How Much is Lions Mane Mushroom Worth?
Hericium Erinaceus, commonly known as Lions Mane Mushroom, is a popular fungus for its believed beneficial properties, such as neuroprotective effects. Whether or not these effects are fully grounded in science is a matter of debate, but that doesn’t mean Lions Mane is not a highly sought after mushroom.
Though it’s not the most expensive mushroom on the market, Lions Mane is a little pricier than many other mushrooms. For example, there are seven kinds of oyster mushrooms that are all roughly $20/lbs. Lions Mane Mushroom, on the other hand, is closer to $25/lbs. Of course, there are some mushrooms that can price as high as $40/lbs, such as Reishi, so Lions Mane Mushroom is by no means a bank-busting option.
The region of the world you are in may affect the price significantly. For instance, Lions Mane Mushroom has been red-listed in no less than thirteen European countries due to their being poor germination, meaning any Lion’s Mane you obtained would likely have to be imported.
The time of year can also affect prices, since Lions Mane typically fruits between August and December in regions like the United States and the United Kingdom, meaning that any of the mushroom obtained outside of those months will either have to have been stored, grown out of season in an artificial setting, or imported from a region where they are in season (and not red-listed).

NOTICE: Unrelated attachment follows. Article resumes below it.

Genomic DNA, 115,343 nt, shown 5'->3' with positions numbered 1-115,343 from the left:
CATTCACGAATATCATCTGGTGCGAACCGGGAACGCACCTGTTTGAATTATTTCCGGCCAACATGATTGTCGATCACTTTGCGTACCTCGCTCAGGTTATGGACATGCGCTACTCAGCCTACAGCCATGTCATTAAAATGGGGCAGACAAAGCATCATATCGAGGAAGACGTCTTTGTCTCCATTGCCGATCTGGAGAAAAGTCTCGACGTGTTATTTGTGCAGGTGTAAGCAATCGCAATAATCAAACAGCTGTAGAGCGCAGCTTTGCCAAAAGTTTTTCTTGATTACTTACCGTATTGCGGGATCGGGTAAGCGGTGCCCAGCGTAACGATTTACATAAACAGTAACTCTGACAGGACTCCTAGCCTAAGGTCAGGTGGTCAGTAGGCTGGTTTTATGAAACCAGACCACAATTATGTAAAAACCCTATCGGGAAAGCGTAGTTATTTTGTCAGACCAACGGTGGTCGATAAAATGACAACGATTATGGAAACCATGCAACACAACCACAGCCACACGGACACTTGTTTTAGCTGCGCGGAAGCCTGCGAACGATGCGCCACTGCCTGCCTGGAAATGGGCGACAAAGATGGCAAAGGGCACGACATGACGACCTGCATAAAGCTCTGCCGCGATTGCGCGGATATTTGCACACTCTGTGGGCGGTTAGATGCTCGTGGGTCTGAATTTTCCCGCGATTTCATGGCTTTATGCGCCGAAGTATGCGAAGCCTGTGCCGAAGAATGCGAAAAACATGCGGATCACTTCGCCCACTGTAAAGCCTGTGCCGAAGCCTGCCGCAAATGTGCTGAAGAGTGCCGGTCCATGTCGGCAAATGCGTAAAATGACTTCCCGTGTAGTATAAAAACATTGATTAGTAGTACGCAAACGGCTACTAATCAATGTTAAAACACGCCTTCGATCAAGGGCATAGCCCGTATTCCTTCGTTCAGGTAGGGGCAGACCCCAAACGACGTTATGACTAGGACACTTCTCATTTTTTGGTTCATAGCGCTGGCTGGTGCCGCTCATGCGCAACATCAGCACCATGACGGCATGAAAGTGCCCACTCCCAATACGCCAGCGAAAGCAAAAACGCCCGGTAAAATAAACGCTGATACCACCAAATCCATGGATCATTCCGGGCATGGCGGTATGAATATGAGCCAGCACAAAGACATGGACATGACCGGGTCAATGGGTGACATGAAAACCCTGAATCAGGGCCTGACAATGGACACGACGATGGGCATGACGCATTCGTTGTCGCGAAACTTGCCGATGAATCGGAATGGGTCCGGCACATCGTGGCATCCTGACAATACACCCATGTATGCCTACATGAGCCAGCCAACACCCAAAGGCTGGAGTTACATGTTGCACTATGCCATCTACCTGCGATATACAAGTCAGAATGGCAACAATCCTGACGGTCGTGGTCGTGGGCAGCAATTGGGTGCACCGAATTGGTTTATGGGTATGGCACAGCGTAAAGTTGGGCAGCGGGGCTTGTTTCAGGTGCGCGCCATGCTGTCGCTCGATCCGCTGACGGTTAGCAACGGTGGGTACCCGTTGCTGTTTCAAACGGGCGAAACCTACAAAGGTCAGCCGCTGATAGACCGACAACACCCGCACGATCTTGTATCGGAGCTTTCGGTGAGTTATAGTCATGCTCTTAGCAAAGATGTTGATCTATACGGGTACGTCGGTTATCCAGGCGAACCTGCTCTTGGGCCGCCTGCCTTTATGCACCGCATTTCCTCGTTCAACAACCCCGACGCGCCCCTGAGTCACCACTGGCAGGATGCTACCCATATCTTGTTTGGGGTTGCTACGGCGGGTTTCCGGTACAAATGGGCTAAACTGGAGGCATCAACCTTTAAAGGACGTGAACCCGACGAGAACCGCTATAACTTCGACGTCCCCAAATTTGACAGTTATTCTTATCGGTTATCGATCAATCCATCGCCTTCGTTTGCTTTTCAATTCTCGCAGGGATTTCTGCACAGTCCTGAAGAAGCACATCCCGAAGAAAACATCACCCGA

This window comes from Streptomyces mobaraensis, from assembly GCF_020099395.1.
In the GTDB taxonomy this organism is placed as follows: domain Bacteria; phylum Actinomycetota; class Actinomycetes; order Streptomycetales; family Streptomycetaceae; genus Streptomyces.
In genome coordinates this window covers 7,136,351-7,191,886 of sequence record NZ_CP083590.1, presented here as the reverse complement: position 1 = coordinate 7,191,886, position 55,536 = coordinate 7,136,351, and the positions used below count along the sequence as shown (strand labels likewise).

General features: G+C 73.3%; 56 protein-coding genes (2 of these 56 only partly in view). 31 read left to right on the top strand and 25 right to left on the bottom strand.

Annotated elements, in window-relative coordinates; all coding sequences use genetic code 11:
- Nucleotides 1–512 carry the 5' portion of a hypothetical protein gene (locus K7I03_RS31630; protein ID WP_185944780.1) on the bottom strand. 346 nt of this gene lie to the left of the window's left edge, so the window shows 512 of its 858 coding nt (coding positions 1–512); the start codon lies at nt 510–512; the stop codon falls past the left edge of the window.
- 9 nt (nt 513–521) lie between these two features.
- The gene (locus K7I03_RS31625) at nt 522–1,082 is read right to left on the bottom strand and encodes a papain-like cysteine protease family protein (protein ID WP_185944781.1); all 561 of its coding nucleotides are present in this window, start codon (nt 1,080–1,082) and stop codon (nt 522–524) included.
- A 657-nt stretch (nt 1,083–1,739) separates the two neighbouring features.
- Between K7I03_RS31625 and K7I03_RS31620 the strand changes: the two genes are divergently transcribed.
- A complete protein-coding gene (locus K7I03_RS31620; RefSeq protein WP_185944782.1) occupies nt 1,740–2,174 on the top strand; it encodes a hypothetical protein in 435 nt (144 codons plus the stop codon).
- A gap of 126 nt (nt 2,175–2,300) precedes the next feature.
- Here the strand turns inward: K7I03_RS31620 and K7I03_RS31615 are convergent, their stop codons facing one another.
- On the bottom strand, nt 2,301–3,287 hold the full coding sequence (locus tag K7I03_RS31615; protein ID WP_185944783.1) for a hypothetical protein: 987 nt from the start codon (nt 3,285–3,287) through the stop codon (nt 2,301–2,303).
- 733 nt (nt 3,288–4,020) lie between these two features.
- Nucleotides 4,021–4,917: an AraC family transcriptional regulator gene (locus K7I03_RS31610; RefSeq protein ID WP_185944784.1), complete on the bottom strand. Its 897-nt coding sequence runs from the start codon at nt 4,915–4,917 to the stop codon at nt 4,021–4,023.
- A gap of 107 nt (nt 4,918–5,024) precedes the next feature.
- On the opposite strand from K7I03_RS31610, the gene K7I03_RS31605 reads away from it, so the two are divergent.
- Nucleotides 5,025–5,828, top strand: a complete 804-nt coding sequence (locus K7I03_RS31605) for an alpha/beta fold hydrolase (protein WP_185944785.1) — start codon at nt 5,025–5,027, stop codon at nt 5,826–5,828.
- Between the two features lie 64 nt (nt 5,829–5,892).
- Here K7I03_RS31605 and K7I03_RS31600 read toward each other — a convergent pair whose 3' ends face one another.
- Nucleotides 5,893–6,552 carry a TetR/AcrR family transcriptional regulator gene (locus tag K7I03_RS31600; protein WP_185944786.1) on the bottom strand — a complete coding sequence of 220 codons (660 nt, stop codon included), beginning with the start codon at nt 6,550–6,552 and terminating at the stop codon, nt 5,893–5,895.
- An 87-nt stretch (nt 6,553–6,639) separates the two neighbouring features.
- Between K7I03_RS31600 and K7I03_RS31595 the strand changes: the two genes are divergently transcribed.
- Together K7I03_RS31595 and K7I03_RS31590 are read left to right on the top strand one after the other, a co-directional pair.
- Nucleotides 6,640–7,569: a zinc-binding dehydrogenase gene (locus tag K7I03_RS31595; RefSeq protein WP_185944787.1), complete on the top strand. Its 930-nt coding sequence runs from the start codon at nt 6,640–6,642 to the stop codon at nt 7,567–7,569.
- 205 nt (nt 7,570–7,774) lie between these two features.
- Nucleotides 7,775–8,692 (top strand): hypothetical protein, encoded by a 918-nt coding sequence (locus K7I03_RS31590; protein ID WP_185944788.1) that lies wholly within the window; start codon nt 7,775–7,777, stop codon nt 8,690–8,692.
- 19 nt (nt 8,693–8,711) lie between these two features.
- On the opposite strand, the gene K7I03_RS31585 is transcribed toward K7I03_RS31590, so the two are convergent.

About Lions Mane Mushroom
The most striking thing about Lions Mane Mushrooms is its appearance. If we were to tell you that alternative names for Hericium Erinaceus include Bearded Tooth Mushroom, Bearded Hedgehog Mushroom, Pom Pom Mushroom, and Bearded Tooth Fungus, that should give you some idea of what this unusual mushroom looks like. You could be forgiven for thinking a picture of Lions Mane is actually a shot of a furry alien creature from an episode of Star Trek.
Lions Mane may have neuroprotective properties that would suggest it could be helpful in combatting the detrimental effects of neurodegenerative diseases and nerve injuries. It also has anti-inflammatory properties. Unfortunately, there has not been enough hard research into these potential benefits to back those claims up with medical data, but there is also no evidence to suggest there are any negative effects from consuming Lions Mane Mushroom, so consuming it on the basis that it might have these positive effects should not have any downside.
The main area where consuming Lions Mane is not advised is pregnancy and lactation. There is no research into the effects of Lions Mane on pregnancy or a nursing mother, and given the importance of keeping your baby healthy, it is best to steer clear until there is some hard evidence stating that it is safe in these circumstances.
Lions Mane may not have a wealth of medical science behind it, but it has been used extensively in folk medicine in China and other parts of Asia.